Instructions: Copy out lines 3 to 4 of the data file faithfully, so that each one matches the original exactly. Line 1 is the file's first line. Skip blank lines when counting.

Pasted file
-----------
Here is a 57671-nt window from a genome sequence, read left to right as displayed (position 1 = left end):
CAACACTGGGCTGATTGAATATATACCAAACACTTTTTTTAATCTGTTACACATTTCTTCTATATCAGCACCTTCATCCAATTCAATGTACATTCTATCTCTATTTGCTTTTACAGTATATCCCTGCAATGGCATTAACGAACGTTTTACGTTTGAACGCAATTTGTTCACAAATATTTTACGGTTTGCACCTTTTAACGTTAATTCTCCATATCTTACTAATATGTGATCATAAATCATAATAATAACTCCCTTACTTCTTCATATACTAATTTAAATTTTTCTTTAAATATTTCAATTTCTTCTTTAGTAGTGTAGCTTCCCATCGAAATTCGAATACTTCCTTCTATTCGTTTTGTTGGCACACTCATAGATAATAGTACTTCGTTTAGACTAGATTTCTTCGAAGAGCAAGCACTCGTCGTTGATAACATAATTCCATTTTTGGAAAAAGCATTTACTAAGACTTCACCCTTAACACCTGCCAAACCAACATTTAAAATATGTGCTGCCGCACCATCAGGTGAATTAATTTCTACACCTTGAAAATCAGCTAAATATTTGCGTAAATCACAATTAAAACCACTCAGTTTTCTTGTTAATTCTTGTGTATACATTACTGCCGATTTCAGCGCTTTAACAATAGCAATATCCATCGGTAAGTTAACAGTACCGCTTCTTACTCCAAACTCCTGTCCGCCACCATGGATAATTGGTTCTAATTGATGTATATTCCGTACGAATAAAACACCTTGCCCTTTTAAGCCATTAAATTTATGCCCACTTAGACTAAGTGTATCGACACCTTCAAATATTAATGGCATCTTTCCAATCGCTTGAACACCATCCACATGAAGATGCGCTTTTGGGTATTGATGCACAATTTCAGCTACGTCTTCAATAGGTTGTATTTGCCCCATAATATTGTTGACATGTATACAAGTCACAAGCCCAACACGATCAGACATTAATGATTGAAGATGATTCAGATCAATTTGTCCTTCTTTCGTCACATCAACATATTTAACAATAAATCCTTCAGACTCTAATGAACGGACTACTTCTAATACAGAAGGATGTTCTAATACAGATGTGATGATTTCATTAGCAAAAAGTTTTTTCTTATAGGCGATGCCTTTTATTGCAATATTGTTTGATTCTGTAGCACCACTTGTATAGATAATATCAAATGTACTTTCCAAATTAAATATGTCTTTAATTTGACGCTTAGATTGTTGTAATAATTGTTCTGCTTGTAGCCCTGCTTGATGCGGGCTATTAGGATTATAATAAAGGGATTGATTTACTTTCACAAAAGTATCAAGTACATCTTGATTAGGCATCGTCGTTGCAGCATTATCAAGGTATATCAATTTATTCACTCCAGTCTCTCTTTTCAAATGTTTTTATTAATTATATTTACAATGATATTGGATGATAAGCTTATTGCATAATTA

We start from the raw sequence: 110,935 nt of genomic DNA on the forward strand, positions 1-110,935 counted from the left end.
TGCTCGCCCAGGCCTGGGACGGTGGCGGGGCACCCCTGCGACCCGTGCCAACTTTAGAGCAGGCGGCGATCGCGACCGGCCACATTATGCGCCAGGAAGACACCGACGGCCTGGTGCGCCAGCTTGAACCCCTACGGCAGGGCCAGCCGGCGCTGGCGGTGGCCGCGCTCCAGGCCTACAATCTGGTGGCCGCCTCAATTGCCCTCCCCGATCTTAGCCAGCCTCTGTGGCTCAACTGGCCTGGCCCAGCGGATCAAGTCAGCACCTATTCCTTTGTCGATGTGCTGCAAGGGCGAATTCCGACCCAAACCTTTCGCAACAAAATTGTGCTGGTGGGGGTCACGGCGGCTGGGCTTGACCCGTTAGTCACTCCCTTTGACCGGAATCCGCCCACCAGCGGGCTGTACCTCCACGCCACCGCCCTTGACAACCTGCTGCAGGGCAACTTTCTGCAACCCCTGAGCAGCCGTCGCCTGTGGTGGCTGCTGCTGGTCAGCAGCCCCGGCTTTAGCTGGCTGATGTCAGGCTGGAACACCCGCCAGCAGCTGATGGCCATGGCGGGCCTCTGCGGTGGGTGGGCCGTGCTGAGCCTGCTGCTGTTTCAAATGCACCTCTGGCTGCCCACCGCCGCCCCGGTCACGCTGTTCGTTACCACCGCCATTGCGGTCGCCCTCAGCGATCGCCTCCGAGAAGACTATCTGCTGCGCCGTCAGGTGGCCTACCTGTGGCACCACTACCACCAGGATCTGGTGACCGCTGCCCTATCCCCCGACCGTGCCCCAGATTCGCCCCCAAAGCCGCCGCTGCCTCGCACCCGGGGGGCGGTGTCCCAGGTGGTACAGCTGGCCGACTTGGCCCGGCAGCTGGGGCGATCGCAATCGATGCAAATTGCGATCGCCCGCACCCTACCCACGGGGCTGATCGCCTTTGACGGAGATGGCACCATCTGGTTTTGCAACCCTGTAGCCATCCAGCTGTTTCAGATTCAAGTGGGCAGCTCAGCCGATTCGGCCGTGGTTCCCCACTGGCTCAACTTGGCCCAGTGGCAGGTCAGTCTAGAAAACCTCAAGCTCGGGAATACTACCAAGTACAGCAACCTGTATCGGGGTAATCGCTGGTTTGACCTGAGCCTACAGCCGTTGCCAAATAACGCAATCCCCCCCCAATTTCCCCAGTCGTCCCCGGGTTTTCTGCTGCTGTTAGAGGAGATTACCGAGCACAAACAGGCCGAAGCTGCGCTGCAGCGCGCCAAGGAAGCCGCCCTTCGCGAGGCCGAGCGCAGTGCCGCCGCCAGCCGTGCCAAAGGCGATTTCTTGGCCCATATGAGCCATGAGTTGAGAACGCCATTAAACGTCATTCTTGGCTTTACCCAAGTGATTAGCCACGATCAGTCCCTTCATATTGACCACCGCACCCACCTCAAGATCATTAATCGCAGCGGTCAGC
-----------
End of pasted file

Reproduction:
We start from the raw sequence: 110,935 nt of genomic DNA on the forward strand, positions 1-110,935 counted from the left end.
TGCTCGCCCAGGCCTGGGACGGTGGCGGGGCACCCCTGCGACCCGTGCCAACTTTAGAGCAGGCGGCGATCGCGACCGGCCACATTATGCGCCAGGAAGACACCGACGGCCTGGTGCGCCAGCTTGAACCCCTACGGCAGGGCCAGCCGGCGCTGGCGGTGGCCGCGCTCCAGGCCTACAATCTGGTGGCCGCCTCAATTGCCCTCCCCGATCTTAGCCAGCCTCTGTGGCTCAACTGGCCTGGCCCAGCGGATCAAGTCAGCACCTATTCCTTTGTCGATGTGCTGCAAGGGCGAATTCCGACCCAAACCTTTCGCAACAAAATTGTGCTGGTGGGGGTCACGGCGGCTGGGCTTGACCCGTTAGTCACTCCCTTTGACCGGAATCCGCCCACCAGCGGGCTGTACCTCCACGCCACCGCCCTTGACAACCTGCTGCAGGGCAACTTTCTGCAACCCCTGAGCAGCCGTCGCCTGTGGTGGCTGCTGCTGGTCAGCAGCCCCGGCTTTAGCTGGCTGATGTCAGGCTGGAACACCCGCCAGCAGCTGATGGCCATGGCGGGCCTCTGCGGTGGGTGGGCCGTGCTGAGCCTGCTGCTGTTTCAAATGCACCTCTGGCTGCCCACCGCCGCCCCGGTCACGCTGTTCGTTACCACCGCCATTGCGGTCGCCCTCAGCGATCGCCTCCGAGAAGACTATCTGCTGCGCCGTCAGGTGGCCTACCTGTGGCACCACTACCACCAGGATCTGGTGACCGCTGCCCTATCCCCCGACCGTGCCCCAGATTCGCCCCCAAAGCCGCCGCTGCCTCGCACCCGGGGGGCGGTGTCCCAGGTGGTACAGCTGGCCGACTTGGCCCGGCAGCTGGGGCGATCGCAATCGATGCAAATTGCGATCGCCCGCACCCTACCCACGGGGCTGATCGCCTTTGACGGAGATGGCACCATCTGGTTTTGCAACCCTGTAGCCATCCAGCTGTTTCAGATTCAAGTGGGCAGCTCAGCCGATTCGGCCGTGGTTCCCCACTGGCTCAACTTGGCCCAGTGGCAGGTCAGTCTAGAAAACCTCAAGCTCGGGAATACTACCAAGTACAGCAACCTGTATCGGGGTAATCGCTGGTTTGACCTGAGCCTACAGCCGTTGCCAAATAACGCAATCCCCCCCCAATTTCCCCAGTCGTCCCCGGGTTTTCTGCTGCTGTTAGAGGAGATTACCGAGCACAAACAGGCCGAAGCTGCGCTGCAGCGCGCCAAGGAAGCCGCCCTTCGCGAGGCCGAGCGCAGTGCCGCCGCCAGCCGTGCCAAAGGCGATTTCTTGGCCCATATGAGCCATGAGTTGAGAACGCCATTAAACGTCATTCTTGGCTTTACCCAAGTGATTAGCCACGATCAGTCCCTTCATATTGACCACCGCACCCACCTCAAGATCATTAATCGCAGCGGTCAGC